However, IBC contends the Supreme Court's recent decision in Wright v. Universal Maritime Svc. Corp., 525 U.S. 70, 119 S.Ct. 391, 142 L.Ed.2d 361 (1998), decided after this appeal was argued, makes the presumption of arbitrability inapplicable. In Wright, the Court held that a longshoreman was not barred from suing his employer under the Americans with Disabilities Act of 1990, 42 U.S.C. § 12101 et seq., despite a general arbitration clause in the collective bargaining agreement (CBA) negotiated between his employer and his union. The Court held that the presumption of arbitrability in this context “does not extend beyond the reach of the principal rationale that justifies it, which is that arbitrators are in a better position than courts to interpret the terms of a CBA.” Id. at ----, 119 S.Ct. at 395. Where a dispute “ultimately concerns not the application or interpretation of any CBA, but the meaning of a federal statute”, id. at ----, 119 S.Ct. at 396, the presumption does not apply. Instead, Wright requires a court to determine whether, without use of the presumption, an “ordinary textual analysis of a CBA show[s] that matters which go beyond the interpretation and application of contract terms are subject to arbitration.” Id.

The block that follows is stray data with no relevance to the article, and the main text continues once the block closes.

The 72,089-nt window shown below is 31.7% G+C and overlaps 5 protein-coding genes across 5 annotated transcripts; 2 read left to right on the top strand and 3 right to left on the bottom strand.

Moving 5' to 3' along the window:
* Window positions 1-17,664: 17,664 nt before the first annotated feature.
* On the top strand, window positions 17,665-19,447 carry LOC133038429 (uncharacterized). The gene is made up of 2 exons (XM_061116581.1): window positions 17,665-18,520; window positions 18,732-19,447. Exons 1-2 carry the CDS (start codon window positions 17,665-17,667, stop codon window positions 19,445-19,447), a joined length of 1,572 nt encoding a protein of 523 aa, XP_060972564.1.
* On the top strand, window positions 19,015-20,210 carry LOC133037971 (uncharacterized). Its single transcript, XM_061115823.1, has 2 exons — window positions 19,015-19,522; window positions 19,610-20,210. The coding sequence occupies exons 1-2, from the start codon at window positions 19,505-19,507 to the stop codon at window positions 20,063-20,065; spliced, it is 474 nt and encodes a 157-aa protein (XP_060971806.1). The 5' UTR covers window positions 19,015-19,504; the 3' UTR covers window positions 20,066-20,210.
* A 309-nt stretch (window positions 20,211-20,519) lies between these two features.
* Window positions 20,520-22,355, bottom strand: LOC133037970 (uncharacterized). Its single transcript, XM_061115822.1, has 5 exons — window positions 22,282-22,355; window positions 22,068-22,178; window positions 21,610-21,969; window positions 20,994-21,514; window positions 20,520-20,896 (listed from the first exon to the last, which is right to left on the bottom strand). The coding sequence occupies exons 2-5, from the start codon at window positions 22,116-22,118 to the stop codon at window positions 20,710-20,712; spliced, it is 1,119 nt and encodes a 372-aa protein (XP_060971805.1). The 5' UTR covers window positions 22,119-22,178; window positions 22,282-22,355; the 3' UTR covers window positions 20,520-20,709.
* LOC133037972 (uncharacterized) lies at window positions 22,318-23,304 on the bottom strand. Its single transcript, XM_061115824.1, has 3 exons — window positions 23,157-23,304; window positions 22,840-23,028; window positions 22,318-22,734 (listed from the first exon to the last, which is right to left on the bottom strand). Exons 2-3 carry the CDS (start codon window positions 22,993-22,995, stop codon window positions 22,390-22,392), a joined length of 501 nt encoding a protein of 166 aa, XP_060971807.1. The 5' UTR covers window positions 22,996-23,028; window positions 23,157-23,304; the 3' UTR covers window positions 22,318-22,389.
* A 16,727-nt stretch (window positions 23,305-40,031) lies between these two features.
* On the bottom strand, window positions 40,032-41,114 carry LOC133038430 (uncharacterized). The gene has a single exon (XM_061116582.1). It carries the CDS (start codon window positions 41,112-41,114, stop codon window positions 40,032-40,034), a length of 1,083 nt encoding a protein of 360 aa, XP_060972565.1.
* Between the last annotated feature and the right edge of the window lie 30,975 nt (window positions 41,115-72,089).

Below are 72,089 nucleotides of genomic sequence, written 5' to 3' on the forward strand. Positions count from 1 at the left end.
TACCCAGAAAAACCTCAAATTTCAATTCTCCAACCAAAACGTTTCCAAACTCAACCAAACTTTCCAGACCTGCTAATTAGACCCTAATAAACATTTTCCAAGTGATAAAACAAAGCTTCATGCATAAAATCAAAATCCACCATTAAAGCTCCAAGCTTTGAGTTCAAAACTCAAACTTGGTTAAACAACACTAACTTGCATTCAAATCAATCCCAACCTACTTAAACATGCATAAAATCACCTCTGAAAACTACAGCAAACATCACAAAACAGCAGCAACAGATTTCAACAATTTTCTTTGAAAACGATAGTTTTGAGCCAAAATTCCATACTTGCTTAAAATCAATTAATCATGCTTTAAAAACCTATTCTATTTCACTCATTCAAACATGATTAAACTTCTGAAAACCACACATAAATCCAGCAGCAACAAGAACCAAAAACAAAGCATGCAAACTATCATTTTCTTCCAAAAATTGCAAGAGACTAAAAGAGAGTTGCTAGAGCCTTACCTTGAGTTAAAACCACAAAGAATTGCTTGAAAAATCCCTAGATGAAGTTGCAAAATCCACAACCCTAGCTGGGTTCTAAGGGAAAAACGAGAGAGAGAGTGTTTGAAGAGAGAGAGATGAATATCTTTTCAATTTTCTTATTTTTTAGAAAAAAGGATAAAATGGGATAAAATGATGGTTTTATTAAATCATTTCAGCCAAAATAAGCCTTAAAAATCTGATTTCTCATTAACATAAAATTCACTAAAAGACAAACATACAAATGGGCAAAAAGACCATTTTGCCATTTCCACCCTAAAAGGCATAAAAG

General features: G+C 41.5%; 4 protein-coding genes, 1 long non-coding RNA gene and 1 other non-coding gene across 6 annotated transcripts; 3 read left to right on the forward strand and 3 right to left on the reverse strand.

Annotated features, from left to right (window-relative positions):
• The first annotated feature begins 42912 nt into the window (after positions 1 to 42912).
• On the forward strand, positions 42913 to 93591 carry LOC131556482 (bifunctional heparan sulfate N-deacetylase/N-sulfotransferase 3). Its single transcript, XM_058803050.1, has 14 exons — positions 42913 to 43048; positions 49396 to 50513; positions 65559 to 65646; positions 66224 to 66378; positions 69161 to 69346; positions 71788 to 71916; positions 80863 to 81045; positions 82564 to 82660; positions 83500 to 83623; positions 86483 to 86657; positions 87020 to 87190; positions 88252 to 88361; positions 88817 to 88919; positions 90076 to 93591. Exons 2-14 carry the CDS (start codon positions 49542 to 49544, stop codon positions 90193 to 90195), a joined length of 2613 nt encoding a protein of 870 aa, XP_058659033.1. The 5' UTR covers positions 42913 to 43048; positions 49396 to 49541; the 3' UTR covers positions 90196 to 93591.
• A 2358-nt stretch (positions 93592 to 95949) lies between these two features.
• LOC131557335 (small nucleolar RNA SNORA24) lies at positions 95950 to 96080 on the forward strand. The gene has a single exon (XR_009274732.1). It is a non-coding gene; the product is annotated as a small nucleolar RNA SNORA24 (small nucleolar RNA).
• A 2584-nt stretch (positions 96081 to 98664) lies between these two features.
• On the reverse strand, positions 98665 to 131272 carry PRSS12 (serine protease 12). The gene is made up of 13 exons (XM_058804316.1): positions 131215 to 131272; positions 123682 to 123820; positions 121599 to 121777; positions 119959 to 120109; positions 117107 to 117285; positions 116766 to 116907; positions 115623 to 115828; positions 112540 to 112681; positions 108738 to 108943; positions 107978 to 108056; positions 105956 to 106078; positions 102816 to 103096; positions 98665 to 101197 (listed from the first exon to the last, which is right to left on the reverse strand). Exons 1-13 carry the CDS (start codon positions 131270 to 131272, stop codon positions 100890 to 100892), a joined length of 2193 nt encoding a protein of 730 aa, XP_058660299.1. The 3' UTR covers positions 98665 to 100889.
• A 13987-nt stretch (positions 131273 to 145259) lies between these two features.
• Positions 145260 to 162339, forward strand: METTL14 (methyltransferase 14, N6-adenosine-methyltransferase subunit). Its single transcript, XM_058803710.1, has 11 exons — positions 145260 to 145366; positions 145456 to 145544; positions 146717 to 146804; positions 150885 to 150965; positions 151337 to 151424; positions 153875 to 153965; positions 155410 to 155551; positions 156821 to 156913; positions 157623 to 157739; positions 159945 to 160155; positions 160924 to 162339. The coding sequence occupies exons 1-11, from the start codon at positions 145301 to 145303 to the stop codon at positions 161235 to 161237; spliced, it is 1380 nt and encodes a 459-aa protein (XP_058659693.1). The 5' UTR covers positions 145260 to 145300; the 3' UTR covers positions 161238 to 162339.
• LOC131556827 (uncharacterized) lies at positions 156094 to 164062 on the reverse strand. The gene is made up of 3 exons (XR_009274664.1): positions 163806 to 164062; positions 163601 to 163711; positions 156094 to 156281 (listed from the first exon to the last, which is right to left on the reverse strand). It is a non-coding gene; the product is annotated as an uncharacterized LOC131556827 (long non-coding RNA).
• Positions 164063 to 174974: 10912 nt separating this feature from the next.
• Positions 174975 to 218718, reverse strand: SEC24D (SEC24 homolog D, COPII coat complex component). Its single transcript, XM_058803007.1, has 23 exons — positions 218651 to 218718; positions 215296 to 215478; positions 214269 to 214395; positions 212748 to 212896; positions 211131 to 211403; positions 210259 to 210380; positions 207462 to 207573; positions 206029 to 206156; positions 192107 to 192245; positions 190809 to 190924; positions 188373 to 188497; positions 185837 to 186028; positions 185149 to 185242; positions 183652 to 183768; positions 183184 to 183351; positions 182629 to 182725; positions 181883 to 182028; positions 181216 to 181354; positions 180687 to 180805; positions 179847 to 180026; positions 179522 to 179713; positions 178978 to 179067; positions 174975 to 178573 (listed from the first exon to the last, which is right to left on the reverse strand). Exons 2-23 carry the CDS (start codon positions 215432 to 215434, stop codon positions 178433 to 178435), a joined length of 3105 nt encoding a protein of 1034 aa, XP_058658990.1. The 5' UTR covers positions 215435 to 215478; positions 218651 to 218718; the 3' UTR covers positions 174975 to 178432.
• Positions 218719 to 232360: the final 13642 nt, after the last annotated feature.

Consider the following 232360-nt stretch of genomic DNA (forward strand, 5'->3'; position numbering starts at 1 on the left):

The Wright Court also stated that where the matter beyond the interpretation and application of contract terms is the union-negotiated waiver of an employee's statutory right to a judicial forum, the waiver will be given effect only if it is “clear and unmistakable.” Id. at ---- - ----, 119 S.Ct. at 395-96. The Court went on to state, however, that where the matter involves an individual employee's waiver of his or her own rights through an individually, as opposed to collectively, bargained employment contract, this “clear and unmistakable” standard is not applicable. See id.; see also, e.g., Gilmer v. Interstate/Johnson Lane Corp., 500 U.S. 20, 111 S.Ct. 1647, 114 L.Ed.2d 26 (1991) (holding that arbitration clause covering “any dispute, claim or controversy” required arbitration of claim brought under Age Discrimination in Employment Act by individual employee in securities industry). Wright does not provide express guidance on whether the “clear and unmistakable” standard applies where the statutory right at issue belongs to the employer, as it does here. However, the underlying rationale of the decision leads us to conclude that on this record it does not.